Watching your children leave home can be terrifying. Sure, you feel excited as your child goes off to college or sets up an apartment. But you also know that the world is full of predators, ready to take advantage of the unsuspecting or the unprepared.
Here are the hard facts:
• About 25 percent of college age women will have experienced an attempted or completed rape.
• Three percent of college women report that they’ve been stalked — in almost half the cases by a boyfriend or ex-boyfriend.
• More than half — 51 percent — of college males admit to perpetrating one or more sexual assault incidents during college.
You don’t expect your kids to live isolated, fearful lives. You know they’ll want to enjoy parties and clubs, spring break trips, and other social activities. So you need them to be prepared to act responsibly and avoid dangerous situations. Young women especially need to know that being in a relationship does not mean they won’t be abused or assaulted. Approximately 1/3 of students have experienced dating violence, and up to half of these victims remain in physically abusive relationships. Twelve percent of completed rapes, 35 percent of attempted rapes, and 22 percent of threatened rapes occur on a date. Among rape victims between the ages of 18 and 29, two-thirds had a previous relationship with the rapist.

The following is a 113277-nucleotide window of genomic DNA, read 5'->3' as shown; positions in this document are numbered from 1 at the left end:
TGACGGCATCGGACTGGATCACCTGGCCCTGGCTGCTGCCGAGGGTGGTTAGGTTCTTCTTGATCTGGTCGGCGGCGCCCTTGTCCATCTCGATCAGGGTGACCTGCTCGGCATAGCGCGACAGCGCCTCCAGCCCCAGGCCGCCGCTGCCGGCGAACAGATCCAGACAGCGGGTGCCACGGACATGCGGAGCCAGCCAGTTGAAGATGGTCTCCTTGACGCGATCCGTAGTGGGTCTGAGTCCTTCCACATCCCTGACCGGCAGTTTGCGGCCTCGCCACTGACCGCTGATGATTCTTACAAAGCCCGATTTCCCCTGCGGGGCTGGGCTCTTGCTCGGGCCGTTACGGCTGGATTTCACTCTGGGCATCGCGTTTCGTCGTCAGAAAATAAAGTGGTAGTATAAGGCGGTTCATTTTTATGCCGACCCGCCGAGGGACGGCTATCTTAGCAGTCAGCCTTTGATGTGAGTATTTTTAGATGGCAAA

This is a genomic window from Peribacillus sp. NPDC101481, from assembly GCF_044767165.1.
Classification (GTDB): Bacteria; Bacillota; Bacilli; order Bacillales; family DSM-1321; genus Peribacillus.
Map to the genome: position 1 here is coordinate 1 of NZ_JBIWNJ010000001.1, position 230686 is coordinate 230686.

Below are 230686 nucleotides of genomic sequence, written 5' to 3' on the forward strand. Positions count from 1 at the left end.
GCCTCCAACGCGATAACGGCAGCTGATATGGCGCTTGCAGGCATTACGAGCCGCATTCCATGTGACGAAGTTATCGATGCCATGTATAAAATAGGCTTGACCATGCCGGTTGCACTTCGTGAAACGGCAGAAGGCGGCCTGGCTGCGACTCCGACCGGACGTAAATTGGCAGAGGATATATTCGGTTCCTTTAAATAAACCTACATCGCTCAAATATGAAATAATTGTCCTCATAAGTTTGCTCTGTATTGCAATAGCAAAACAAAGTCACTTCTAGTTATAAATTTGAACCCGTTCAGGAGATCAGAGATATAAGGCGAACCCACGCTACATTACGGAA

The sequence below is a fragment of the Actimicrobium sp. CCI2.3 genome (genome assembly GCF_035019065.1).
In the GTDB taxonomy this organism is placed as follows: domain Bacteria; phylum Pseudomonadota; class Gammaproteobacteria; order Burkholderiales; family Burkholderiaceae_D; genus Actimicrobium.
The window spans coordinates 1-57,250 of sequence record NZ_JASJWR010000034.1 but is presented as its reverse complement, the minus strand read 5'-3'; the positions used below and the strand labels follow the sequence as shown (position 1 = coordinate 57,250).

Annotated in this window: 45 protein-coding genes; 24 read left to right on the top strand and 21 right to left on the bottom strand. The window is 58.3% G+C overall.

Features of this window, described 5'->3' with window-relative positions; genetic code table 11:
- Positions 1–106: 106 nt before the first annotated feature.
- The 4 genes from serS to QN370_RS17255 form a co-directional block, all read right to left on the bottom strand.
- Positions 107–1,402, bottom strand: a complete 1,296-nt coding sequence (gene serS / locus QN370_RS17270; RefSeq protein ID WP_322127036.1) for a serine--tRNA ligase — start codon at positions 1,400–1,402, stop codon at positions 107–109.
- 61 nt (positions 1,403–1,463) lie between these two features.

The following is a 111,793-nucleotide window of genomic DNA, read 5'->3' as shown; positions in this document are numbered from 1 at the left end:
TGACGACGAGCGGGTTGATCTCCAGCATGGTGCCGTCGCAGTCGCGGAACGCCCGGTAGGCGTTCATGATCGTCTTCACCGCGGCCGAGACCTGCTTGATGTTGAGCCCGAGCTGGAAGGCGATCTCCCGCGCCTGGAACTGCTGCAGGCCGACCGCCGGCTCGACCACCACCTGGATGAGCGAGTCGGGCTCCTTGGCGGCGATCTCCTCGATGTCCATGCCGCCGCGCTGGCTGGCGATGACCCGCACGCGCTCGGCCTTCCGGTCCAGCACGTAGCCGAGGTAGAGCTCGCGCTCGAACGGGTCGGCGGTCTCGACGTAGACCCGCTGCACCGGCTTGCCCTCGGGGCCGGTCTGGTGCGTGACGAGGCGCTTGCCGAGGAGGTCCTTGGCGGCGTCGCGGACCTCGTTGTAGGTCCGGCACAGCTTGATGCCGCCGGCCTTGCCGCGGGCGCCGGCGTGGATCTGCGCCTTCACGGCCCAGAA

What can parents do? You can protect your children by giving them an understanding of the threats they face, and how to prevent these threats from becoming real through our Attack Prevention and women's self defense training.
The Campus Security and Social Settings module gives your kids the tools they need to stay safe:
• The basics of campus security
• Living on and off campus
• Security in social settings
• Date rape
• The rapist you already know
10 warning signs of a potentially dangerous relationship